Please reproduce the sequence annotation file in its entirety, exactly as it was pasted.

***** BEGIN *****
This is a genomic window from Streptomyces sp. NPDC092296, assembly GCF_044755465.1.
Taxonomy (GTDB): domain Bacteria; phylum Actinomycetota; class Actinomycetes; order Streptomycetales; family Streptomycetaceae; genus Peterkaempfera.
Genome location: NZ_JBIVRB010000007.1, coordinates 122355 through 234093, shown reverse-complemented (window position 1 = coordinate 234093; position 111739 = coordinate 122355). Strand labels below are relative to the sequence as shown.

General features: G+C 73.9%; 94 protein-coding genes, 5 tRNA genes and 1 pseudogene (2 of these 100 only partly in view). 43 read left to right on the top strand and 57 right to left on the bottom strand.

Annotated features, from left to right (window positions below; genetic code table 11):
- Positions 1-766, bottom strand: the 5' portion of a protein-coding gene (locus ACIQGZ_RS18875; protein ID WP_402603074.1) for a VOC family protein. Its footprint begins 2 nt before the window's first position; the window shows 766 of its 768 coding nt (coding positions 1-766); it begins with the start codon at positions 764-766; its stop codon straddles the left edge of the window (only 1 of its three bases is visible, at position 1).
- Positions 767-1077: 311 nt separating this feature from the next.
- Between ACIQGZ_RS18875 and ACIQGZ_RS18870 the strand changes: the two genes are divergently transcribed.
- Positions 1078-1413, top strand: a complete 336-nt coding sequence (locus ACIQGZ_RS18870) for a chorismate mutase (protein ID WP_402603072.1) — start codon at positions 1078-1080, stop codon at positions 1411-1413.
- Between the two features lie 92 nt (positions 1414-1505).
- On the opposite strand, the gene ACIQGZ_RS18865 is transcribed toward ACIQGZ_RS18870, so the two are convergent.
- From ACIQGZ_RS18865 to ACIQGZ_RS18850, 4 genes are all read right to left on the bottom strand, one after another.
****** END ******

This is a genomic window from Streptomyces sp. NPDC092296, assembly GCF_044755465.1.
Taxonomy (GTDB): domain Bacteria; phylum Actinomycetota; class Actinomycetes; order Streptomycetales; family Streptomycetaceae; genus Peterkaempfera.
Genome location: NZ_JBIVRB010000007.1, coordinates 122355 through 234093, shown reverse-complemented (window position 1 = coordinate 234093; position 111739 = coordinate 122355). Strand labels below are relative to the sequence as shown.

General features: G+C 73.9%; 94 protein-coding genes, 5 tRNA genes and 1 pseudogene (2 of these 100 only partly in view). 43 read left to right on the top strand and 57 right to left on the bottom strand.

Annotated features, from left to right (window positions below; genetic code table 11):
- Positions 1-766, bottom strand: the 5' portion of a protein-coding gene (locus ACIQGZ_RS18875; protein ID WP_402603074.1) for a VOC family protein. Its footprint begins 2 nt before the window's first position; the window shows 766 of its 768 coding nt (coding positions 1-766); it begins with the start codon at positions 764-766; its stop codon straddles the left edge of the window (only 1 of its three bases is visible, at position 1).
- Positions 767-1077: 311 nt separating this feature from the next.
- Between ACIQGZ_RS18875 and ACIQGZ_RS18870 the strand changes: the two genes are divergently transcribed.
- Positions 1078-1413, top strand: a complete 336-nt coding sequence (locus ACIQGZ_RS18870) for a chorismate mutase (protein ID WP_402603072.1) — start codon at positions 1078-1080, stop codon at positions 1411-1413.
- Between the two features lie 92 nt (positions 1414-1505).
- On the opposite strand, the gene ACIQGZ_RS18865 is transcribed toward ACIQGZ_RS18870, so the two are convergent.
- From ACIQGZ_RS18865 to ACIQGZ_RS18850, 4 genes are all read right to left on the bottom strand, one after another.